“Forward” Album Review

“Forward” – album review

Also: Read the full story of Jay Middleton and “Forward”

By Joel Selvin, Longtime San Francisco Chronicle pop music critic & New York Times best-selling author of Altamont, Here Comes the Night, Red (with Sammy Hagar) and others.

Jay Middleton stands on the precipice of new vistas in his life, and with his new solo album “Forward”, he wastes no time sinking his teeth into the meat of the matter on the opening track, “Last Time”, which is barely disguised autobiography:

“For the last time in my life – I’m starting over.”

This is a renewal of spirit, a rebirth of him as a musician – a fresh, clean run at expressing himself in music – and he is one hundred percent committed to the task. The joy of that liberation, coupled with his decades of experience both in and out of music, gives Middleton an impressive tool kit to tackle this second act that, looking back over his life, now seems almost inevitable.

The music on “Forward” is a throwback to the polished R&B/Pop blend of the early ‘80s, that brief but golden era when the disco tide receded, and hip hop had yet to make the scene. Like classic mid-century furniture where form and function meet perfectly, the sound is a seamless evocation of timeless musical values – soulful but sophisticated, sturdy songs with instantly accessible melodies that give vocalist Middleton a platform from which he can truly soar.

Produced by Carl Wheeler, working out of Wheeler and Tommy McElroy’s FM Recorders in Emeryville, CA., they took great care with the production. The songs have a polished, scrupulously-produced sound that unfolds kaleidoscopically into a variety of configurations. The riffing horns underneath the verses give “Hard 2 Luv U” a touch of Steely Dan or Chicago – and guitarist Vernon Black’s solos sear the instrumental breaks like Prince channeling Hendrix. The crystalline harmonies of “Whispers” bring to mind soft-rock from the likes of Loggins & Messina or Dan Fogelberg – while the whistling introduction is pure Italian spaghetti western soundtrack. Piano and pedal steel guitar light up the opening to “Get a Little”, which gives way to a mighty call-and-response crescendo between a tour de force lead vocal from Middleton and the “Oh Happy Day” wall of voices from the Love Church Gospel Choir, descendants of the Edwin Hawkins Singers.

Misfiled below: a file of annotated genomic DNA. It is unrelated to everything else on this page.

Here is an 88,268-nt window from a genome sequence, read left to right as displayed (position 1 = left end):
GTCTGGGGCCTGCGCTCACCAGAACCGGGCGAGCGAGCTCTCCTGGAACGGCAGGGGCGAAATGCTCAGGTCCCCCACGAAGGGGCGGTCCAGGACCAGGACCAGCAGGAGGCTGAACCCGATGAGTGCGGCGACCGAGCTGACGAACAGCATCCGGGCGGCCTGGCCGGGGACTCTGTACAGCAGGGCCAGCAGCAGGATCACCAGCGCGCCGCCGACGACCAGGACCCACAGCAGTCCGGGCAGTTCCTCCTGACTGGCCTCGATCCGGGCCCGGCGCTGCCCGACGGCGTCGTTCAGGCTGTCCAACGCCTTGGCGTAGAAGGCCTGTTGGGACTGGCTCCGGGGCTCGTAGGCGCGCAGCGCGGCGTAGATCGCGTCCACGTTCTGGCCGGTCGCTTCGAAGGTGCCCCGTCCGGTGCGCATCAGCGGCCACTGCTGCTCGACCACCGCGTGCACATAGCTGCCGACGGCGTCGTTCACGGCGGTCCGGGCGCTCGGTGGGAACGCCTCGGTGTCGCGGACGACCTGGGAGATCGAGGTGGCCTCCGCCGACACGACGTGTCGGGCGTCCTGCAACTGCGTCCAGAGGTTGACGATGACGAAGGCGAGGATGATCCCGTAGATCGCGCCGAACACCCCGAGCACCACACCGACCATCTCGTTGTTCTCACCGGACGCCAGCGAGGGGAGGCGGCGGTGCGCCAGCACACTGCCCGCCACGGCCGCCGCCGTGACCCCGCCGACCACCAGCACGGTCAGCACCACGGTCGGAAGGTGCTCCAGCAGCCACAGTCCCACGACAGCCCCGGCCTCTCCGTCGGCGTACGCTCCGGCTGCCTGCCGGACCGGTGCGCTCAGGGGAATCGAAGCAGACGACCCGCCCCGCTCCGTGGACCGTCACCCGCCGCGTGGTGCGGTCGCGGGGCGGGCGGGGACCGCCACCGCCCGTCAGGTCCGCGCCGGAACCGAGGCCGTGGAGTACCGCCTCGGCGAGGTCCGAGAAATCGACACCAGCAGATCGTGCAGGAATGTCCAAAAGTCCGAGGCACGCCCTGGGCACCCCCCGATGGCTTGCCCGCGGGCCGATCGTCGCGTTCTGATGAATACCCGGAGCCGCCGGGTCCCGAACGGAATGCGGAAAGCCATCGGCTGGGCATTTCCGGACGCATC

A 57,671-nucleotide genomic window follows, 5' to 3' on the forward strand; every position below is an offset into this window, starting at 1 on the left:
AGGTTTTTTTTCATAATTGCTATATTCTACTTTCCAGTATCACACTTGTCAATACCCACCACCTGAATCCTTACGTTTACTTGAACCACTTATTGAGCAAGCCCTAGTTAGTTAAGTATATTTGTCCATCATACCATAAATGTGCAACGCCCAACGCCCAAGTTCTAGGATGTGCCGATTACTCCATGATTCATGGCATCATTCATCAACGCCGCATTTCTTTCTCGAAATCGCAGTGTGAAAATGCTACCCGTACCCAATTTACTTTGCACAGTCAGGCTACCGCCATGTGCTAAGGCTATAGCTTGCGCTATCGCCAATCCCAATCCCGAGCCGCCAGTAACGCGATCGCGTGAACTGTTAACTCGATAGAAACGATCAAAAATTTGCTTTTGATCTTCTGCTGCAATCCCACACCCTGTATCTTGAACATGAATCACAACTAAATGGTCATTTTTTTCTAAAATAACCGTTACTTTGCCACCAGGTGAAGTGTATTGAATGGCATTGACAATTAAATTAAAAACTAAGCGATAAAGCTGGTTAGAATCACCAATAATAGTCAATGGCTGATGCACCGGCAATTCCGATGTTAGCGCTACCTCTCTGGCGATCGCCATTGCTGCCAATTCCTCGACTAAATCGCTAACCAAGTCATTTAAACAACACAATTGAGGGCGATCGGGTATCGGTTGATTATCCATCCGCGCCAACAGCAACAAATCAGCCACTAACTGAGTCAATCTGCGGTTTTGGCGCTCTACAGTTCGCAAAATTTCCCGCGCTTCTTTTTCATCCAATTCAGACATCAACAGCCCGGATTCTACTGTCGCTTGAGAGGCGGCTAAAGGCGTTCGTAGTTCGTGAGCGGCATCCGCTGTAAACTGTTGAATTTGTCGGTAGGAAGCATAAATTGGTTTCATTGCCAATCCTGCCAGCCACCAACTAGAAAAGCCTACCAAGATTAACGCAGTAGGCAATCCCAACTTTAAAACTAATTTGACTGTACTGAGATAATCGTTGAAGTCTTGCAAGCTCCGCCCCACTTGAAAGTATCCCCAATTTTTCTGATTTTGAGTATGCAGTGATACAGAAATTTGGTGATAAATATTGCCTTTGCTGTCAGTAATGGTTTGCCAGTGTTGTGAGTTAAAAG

The spirit of rejuvenation pervades the music down through the lyrics. Middleton can radiate optimism in “Forward”, a piano-based ballad that wouldn’t be out of place on a middle-period Elton John album, and he takes a darker view on “Hard 2 Luv U” which braids tinkling mandolin from James Nash with the billowing, pillowy horn parts, giving supple support to Middleton’s searing vocal.

The entire enterprise bears the mark of seasoned musicians executing a mutual vision built on their combination of skills, viewpoints and backgrounds. Middleton collaborated with Wheeler and Black on much of the songwriting and each of the three collaborators brought a wealth of their own experience from the world of music from where they came. Together they paved a road to a unified musical identity and shared vision – which was to create uplifting and inspirational melodic songs with world-class musical tracks, ringing with lots of hooks – and all natural instruments played by real musicians. The philosophy extended through the lyrics; real, biting, penetrating, and, well, grown-up. This is decidedly music made by adults, seasoned players and artists who are not trying to be anything they aren’t, crafting music made to last.

For Wheeler and Black to hook up with a charismatic vocalist like Middleton has set the stage for a powerhouse collaboration that merges these three master musicians’ visions and gifts. These three friends were ideally suited to come together to create this powerful, richly realized music that represents their combined resources and the commitment of their characters. This is not the hot-blooded, almost reckless passion of youth, but the deeply considered, wickedly detailed work of mature talents. This is the beauty of adult musicians dreaming together – they are grounded in genuine knowledge drawn from decades of experience and first-hand knowledge of success (as well as failure). They can couple that advantage of acquired and practiced abilities to a real world understanding not available to youth that only expands the reach of the music.

“Forward” ultimately is music with celebration built in. Music you can party with, make love to, work around the house by – robust utilitarian music with heart, soul and panache. These musicians are bringing everything they’ve got to this work. And what they’ve got is a lot.

Starting over never sounded better.